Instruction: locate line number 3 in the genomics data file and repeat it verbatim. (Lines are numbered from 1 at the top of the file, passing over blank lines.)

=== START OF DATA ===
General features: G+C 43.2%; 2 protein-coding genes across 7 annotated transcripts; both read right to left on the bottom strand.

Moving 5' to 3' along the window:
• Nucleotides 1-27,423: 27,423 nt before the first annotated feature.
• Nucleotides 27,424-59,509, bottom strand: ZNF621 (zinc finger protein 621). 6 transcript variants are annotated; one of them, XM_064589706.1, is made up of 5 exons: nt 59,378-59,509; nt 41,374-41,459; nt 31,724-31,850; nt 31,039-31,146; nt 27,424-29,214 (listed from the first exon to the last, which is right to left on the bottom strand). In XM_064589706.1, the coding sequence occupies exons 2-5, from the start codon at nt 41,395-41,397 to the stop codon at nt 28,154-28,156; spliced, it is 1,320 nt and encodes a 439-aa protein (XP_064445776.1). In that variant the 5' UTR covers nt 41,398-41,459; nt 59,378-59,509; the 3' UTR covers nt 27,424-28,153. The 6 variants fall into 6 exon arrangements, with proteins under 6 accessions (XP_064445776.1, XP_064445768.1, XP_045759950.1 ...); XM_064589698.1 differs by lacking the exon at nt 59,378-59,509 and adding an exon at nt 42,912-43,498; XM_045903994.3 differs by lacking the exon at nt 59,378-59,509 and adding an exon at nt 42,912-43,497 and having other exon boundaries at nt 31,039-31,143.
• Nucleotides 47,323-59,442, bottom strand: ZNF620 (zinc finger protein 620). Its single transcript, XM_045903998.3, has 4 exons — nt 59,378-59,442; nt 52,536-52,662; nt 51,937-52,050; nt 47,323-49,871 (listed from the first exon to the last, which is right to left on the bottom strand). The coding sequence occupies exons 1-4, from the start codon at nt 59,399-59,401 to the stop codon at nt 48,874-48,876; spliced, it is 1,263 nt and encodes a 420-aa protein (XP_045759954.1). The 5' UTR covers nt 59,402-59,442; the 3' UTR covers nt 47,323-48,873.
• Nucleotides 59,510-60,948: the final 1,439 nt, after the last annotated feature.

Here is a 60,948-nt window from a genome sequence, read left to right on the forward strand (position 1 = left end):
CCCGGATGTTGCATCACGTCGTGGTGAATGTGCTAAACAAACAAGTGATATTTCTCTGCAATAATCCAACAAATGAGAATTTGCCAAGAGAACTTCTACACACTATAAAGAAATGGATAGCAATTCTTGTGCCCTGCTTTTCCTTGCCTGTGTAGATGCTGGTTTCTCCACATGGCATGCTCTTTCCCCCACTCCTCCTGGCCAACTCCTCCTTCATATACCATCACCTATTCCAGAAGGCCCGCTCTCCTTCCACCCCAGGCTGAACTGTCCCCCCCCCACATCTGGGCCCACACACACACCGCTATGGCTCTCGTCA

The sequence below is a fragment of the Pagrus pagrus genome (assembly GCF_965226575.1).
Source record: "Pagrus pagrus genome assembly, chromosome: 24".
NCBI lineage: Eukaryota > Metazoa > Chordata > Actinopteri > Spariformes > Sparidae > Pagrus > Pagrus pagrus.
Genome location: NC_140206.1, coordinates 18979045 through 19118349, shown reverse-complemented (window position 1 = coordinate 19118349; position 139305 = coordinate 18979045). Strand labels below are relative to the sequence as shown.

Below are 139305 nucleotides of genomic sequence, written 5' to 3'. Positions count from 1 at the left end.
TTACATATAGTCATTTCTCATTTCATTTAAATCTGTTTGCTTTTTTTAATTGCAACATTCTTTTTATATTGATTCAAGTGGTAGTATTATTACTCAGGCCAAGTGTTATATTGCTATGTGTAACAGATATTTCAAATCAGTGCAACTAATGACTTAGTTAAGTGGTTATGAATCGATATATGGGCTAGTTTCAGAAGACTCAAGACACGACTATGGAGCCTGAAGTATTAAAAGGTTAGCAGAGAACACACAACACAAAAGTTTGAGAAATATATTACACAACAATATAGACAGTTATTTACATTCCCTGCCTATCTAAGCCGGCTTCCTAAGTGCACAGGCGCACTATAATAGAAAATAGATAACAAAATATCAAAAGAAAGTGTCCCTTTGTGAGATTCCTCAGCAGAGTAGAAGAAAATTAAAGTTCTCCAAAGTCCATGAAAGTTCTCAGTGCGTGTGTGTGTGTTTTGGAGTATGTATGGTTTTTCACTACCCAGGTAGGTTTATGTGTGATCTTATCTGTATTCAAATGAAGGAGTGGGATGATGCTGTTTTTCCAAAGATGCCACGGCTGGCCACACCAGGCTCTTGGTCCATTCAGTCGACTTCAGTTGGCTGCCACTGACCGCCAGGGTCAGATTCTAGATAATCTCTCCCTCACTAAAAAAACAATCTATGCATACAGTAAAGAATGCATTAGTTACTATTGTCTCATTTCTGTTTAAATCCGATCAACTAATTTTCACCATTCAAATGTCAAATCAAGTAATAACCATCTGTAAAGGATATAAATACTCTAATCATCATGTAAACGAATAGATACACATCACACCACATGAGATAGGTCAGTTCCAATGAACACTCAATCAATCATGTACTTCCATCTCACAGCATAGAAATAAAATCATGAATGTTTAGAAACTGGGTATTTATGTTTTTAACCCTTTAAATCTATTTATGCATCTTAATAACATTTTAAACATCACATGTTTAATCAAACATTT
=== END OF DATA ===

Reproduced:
• Nucleotides 1-27,423: 27,423 nt before the first annotated feature.